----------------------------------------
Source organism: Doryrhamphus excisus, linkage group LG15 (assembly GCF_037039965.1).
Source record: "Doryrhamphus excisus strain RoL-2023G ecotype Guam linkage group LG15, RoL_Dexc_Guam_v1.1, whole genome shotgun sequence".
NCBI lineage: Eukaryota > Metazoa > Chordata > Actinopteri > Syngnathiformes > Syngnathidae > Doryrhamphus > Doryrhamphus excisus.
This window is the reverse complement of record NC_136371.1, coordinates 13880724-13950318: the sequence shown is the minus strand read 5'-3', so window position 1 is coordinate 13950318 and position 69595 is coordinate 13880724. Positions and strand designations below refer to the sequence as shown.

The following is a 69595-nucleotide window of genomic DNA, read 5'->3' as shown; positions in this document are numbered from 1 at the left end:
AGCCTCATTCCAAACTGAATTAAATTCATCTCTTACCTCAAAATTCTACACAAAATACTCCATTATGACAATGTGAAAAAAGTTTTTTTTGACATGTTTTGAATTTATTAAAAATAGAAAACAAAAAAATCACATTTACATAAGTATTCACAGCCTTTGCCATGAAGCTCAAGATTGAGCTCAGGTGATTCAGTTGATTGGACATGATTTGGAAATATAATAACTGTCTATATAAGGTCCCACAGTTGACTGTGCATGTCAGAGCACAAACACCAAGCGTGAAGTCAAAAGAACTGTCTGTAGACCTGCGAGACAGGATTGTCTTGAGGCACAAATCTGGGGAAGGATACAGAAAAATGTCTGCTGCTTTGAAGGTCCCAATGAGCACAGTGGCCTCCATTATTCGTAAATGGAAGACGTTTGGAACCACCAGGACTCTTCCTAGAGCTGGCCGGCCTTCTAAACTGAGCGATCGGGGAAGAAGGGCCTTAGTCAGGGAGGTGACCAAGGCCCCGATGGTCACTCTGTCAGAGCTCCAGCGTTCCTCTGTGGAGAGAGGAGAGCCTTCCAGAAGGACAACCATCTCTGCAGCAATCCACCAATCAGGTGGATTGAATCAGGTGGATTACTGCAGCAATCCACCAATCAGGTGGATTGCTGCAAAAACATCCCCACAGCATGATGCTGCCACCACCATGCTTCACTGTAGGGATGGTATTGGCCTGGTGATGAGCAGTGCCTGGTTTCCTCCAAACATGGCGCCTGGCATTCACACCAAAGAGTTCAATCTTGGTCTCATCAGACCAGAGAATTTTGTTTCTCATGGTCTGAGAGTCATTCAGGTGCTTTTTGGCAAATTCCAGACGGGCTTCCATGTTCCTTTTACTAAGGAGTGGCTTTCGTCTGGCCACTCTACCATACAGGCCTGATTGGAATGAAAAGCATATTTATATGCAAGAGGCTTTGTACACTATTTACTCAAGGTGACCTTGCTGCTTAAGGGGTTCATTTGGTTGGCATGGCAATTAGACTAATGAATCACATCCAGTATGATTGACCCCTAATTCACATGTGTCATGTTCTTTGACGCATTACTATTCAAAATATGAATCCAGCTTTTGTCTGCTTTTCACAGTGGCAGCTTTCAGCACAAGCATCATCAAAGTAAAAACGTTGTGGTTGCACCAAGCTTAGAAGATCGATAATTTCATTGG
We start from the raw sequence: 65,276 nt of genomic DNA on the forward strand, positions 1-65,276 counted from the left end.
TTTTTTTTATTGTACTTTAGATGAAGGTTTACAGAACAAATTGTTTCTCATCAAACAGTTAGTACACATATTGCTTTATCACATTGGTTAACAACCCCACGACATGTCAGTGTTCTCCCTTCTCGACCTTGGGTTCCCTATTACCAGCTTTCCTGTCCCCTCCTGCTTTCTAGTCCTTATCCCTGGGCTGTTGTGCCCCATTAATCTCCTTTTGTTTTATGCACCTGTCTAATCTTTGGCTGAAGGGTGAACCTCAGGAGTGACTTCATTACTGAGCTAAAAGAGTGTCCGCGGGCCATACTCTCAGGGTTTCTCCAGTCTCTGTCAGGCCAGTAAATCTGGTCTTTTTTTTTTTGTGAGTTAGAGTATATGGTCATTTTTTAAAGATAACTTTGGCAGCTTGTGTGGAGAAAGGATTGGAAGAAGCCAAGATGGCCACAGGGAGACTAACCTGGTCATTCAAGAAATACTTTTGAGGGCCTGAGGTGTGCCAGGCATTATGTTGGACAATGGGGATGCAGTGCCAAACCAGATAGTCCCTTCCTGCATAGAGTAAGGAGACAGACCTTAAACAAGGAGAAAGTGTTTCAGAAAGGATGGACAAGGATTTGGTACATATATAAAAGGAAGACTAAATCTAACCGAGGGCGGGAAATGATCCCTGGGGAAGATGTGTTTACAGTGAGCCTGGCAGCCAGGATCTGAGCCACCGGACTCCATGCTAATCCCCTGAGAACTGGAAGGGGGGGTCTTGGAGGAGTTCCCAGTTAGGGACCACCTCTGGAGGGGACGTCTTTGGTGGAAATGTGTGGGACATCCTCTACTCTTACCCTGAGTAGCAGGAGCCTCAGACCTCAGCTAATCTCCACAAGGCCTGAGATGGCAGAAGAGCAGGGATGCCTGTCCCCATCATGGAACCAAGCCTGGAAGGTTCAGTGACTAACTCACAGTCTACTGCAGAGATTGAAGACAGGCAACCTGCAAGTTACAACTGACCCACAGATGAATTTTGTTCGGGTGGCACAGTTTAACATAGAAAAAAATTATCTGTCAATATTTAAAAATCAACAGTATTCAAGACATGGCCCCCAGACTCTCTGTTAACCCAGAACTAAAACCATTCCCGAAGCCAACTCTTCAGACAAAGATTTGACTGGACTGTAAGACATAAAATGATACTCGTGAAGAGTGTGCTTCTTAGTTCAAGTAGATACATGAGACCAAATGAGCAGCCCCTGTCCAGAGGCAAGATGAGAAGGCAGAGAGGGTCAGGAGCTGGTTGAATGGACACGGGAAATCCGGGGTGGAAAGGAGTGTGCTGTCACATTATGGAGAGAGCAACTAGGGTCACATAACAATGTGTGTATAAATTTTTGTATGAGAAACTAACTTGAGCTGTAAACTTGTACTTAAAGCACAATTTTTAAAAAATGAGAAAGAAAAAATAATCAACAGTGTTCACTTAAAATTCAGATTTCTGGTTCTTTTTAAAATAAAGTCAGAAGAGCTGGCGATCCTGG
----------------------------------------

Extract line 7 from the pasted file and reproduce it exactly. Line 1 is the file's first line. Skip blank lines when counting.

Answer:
We start from the raw sequence: 65,276 nt of genomic DNA on the forward strand, positions 1-65,276 counted from the left end.